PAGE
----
Alaska Bookkeeper sentenced for preparing false tax returns for drug dealers
Anchorage, Alaska - U.S. Attorney Karen L. Loeffler announced today that a woman from Houston, Alaska, was sentenced in federal court in Anchorage for preparing false tax returns for drug dealers.
Rebecca Renee Powell, 38, was sentenced today by U.S. District Court Judge Timothy M. Burgess, to ten months in prison, followed by one year of supervised release.
According to Assistant U.S. Attorneys Stephanie Courter and Thomas Bradley, who prosecuted the case, Powell, the owner of Alaska Contractors Bookkeeping Service, a bookkeeping, payroll, and tax service business in Wasilla, Alaska, admitted that she prepared false U.S. individual income tax returns for multiple individuals whose income was primarily derived from the sale of illegal narcotics. She prepared several of these returns knowing that they omitted substantial gross receipts derived from marijuana sales. Because Powell omitted the illegal drug sales, the individuals filing these returns falsely claimed and received the Earned Income Credit for tax years 2003 through 2007.
Powell also admitted to preparing returns in which she actively concealed the source of her client’s drug income and that she acted to conceal the source of these funds by creating the appearance that a legitimate business had generated this income. Powell admitted that she created false bills of sale and other documents in order to substantiate the fabricated figures on the return. She also chose names at random from the telephone book to use as “customers” on these documents, and used the internet to research prices and other information so that the documents would be comparable to those sold in her client’s legitimate business.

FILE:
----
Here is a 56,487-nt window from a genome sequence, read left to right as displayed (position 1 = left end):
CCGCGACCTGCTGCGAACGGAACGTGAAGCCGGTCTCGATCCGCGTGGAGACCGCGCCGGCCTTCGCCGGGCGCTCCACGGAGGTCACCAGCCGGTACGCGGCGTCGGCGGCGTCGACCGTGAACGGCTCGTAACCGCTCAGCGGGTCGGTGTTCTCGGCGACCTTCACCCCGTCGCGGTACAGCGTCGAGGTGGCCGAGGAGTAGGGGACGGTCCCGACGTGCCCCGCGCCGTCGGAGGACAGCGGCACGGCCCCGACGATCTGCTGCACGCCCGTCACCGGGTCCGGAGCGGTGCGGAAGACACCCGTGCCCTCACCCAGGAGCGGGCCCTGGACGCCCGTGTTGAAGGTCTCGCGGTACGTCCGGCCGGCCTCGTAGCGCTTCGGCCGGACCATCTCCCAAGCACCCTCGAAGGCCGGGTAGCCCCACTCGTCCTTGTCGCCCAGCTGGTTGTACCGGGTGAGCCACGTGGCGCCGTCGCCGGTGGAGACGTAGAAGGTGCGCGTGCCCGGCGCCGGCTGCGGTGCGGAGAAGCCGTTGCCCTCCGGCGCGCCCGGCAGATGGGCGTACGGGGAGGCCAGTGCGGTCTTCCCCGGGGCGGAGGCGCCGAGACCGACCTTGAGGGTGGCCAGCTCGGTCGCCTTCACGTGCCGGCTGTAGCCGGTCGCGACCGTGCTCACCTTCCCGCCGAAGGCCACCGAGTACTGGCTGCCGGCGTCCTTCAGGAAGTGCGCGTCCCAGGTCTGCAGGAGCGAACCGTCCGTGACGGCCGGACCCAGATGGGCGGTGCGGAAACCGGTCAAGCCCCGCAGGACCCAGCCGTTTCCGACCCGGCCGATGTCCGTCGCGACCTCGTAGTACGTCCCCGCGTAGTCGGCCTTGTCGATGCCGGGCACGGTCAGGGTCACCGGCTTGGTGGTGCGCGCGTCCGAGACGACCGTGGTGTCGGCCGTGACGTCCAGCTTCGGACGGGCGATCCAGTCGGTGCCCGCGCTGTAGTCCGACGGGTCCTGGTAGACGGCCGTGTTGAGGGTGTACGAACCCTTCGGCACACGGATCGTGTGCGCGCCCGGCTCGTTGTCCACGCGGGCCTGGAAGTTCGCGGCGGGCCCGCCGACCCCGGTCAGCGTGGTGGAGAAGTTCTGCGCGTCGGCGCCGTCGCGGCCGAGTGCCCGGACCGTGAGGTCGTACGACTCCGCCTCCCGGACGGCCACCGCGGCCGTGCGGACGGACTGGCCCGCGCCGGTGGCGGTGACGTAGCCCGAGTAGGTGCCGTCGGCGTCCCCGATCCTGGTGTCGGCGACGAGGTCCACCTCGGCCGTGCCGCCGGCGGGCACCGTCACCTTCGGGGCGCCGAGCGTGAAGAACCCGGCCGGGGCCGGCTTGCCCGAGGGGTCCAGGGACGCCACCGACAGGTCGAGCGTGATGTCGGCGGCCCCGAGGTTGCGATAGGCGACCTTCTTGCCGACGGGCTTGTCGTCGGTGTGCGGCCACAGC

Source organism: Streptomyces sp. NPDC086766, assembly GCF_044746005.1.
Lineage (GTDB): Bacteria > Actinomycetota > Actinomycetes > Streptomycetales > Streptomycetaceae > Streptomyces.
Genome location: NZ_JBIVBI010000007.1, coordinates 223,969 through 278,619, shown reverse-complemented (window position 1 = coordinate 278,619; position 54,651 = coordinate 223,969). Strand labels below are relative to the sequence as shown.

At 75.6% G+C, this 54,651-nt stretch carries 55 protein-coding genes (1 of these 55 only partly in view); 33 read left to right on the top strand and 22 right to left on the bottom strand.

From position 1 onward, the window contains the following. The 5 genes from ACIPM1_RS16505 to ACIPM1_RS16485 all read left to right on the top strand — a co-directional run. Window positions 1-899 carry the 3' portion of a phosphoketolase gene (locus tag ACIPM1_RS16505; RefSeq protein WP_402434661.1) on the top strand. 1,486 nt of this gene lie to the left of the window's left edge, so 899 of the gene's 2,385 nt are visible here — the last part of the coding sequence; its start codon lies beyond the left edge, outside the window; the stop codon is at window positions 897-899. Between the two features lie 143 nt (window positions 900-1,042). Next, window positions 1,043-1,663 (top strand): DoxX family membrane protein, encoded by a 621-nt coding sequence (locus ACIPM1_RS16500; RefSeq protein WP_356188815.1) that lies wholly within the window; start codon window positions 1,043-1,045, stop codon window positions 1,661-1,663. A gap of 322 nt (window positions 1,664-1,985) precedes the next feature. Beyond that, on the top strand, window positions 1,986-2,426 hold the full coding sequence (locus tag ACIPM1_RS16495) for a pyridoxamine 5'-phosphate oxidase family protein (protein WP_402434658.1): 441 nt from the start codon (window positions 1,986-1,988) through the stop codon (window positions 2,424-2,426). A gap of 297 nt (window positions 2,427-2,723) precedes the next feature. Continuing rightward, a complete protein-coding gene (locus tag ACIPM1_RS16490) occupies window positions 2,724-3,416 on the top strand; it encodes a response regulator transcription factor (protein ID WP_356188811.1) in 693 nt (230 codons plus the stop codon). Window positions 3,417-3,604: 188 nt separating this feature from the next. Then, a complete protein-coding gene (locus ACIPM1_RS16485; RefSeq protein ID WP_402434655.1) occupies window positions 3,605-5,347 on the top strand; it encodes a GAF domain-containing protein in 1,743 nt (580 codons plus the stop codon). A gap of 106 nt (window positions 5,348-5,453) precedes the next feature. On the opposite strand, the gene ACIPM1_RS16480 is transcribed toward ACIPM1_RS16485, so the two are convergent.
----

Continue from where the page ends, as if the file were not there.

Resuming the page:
Court documents reveal that Powell admitted to preparing two false income tax returns for an undercover agent of the Internal Revenue Service in March 2009. On the returns, Powell admitted that she fabricated income and expenses. She also offered to create false invoices and other documents to substantiate the fabricated figures in order to make the undercover agent’s purported drug income appear to come from a legitimate source.
In sentencing Powell to a prison term, Judge Burgess also ordered Powell to pay $13,910 in restitution to the United States Treasury and further ordered that she not prepare tax returns during the period of her supervised release.
United States Attorney Karen Loeffler noted, “The collection and payment of taxes is a necessary and central part of the United States governmental system. It is a system that depends on honesty and voluntary compliance for the most part. In working with the IRS criminal investigators we will continue to vigorously prosecute those who chose to cheat and defraud the government”.
"Dishonest tax return preparers who abuse their position and file false returns or help others conceal ill-gotten gains from criminal activity run the risk of prosecution. Anyone contemplating manipulation of the integrity of our tax system for personal gain should consider that they may one day find themselves before a judge answering for those actions," said Kenneth J. Hines, Special Agent in Charge of IRS Criminal Investigation Division in Alaska.
Ms. Loeffler commends the IRS Criminal Investigation Division and the Drug Enforcement Administration for the investigation of this case.